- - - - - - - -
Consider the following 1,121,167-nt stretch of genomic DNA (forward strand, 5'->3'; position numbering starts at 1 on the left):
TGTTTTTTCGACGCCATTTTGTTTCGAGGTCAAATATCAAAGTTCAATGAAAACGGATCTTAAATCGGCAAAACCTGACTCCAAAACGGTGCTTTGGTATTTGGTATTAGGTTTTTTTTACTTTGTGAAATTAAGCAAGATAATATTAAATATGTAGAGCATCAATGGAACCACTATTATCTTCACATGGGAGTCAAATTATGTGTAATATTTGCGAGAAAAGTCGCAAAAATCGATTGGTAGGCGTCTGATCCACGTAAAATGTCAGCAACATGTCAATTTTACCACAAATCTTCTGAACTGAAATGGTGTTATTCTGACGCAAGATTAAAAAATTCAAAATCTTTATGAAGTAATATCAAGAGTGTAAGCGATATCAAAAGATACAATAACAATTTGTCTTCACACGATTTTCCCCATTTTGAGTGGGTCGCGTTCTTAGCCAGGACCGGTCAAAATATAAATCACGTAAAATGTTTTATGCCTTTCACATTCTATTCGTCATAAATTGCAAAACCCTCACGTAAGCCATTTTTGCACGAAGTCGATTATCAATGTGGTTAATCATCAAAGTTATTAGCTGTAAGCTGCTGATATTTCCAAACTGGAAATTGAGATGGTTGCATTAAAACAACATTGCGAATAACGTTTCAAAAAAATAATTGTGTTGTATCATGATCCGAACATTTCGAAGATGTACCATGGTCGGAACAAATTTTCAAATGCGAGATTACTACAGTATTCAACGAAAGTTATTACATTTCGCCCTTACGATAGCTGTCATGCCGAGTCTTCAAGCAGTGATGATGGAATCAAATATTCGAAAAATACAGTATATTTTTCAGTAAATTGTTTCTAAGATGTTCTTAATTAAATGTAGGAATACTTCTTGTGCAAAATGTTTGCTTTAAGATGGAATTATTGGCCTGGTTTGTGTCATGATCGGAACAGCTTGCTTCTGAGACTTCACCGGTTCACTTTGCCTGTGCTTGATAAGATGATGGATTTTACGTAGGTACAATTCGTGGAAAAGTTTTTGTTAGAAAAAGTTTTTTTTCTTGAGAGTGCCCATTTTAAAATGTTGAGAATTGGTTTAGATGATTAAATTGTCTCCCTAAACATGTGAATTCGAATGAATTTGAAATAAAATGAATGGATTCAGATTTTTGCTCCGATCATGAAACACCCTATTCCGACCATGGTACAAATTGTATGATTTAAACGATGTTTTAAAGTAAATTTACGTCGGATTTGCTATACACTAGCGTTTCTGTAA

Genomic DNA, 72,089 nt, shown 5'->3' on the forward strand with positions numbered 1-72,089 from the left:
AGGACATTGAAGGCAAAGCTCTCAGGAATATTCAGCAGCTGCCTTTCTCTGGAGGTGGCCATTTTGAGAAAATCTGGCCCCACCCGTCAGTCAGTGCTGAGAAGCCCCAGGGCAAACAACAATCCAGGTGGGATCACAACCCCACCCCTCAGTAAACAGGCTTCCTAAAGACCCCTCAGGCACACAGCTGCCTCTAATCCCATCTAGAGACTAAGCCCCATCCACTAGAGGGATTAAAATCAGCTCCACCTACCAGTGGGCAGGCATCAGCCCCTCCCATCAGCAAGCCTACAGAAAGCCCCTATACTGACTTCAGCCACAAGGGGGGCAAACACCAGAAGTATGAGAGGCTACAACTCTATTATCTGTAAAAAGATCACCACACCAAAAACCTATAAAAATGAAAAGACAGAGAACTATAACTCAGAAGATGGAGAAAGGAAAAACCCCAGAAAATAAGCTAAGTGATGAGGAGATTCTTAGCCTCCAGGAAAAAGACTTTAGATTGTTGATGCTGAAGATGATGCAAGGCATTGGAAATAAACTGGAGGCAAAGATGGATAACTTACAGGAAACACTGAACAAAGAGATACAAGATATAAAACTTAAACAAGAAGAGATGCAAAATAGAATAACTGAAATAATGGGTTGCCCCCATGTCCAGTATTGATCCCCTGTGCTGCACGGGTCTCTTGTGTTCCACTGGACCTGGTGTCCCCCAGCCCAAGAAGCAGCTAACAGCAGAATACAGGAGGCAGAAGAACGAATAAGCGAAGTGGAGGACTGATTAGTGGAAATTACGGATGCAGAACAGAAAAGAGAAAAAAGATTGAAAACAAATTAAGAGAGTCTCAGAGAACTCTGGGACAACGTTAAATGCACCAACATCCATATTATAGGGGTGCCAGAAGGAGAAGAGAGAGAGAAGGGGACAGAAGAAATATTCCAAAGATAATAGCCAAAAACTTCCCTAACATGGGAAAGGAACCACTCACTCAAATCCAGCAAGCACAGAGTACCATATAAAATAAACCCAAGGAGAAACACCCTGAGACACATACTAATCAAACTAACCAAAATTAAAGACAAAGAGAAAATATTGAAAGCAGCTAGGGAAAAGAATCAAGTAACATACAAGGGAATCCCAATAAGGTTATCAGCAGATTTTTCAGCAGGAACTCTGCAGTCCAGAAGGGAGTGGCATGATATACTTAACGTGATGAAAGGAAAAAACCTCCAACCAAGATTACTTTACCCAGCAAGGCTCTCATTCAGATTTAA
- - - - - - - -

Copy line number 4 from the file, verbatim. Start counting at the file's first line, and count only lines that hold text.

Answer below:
AGGACATTGAAGGCAAAGCTCTCAGGAATATTCAGCAGCTGCCTTTCTCTGGAGGTGGCCATTTTGAGAAAATCTGGCCCCACCCGTCAGTCAGTGCTGAGAAGCCCCAGGGCAAACAACAATCCAGGTGGGATCACAACCCCACCCCTCAGTAAACAGGCTTCCTAAAGACCCCTCAGGCACACAGCTGCCTCTAATCCCATCTAGAGACTAAGCCCCATCCACTAGAGGGATTAAAATCAGCTCCACCTACCAGTGGGCAGGCATCAGCCCCTCCCATCAGCAAGCCTACAGAAAGCCCCTATACTGACTTCAGCCACAAGGGGGGCAAACACCAGAAGTATGAGAGGCTACAACTCTATTATCTGTAAAAAGATCACCACACCAAAAACCTATAAAAATGAAAAGACAGAGAACTATAACTCAGAAGATGGAGAAAGGAAAAACCCCAGAAAATAAGCTAAGTGATGAGGAGATTCTTAGCCTCCAGGAAAAAGACTTTAGATTGTTGATGCTGAAGATGATGCAAGGCATTGGAAATAAACTGGAGGCAAAGATGGATAACTTACAGGAAACACTGAACAAAGAGATACAAGATATAAAACTTAAACAAGAAGAGATGCAAAATAGAATAACTGAAATAATGGGTTGCCCCCATGTCCAGTATTGATCCCCTGTGCTGCACGGGTCTCTTGTGTTCCACTGGACCTGGTGTCCCCCAGCCCAAGAAGCAGCTAACAGCAGAATACAGGAGGCAGAAGAACGAATAAGCGAAGTGGAGGACTGATTAGTGGAAATTACGGATGCAGAACAGAAAAGAGAAAAAAGATTGAAAACAAATTAAGAGAGTCTCAGAGAACTCTGGGACAACGTTAAATGCACCAACATCCATATTATAGGGGTGCCAGAAGGAGAAGAGAGAGAGAAGGGGACAGAAGAAATATTCCAAAGATAATAGCCAAAAACTTCCCTAACATGGGAAAGGAACCACTCACTCAAATCCAGCAAGCACAGAGTACCATATAAAATAAACCCAAGGAGAAACACCCTGAGACACATACTAATCAAACTAACCAAAATTAAAGACAAAGAGAAAATATTGAAAGCAGCTAGGGAAAAGAATCAAGTAACATACAAGGGAATCCCAATAAGGTTATCAGCAGATTTTTCAGCAGGAACTCTGCAGTCCAGAAGGGAGTGGCATGATATACTTAACGTGATGAAAGGAAAAAACCTCCAACCAAGATTACTTTACCCAGCAAGGCTCTCATTCAGATTTAA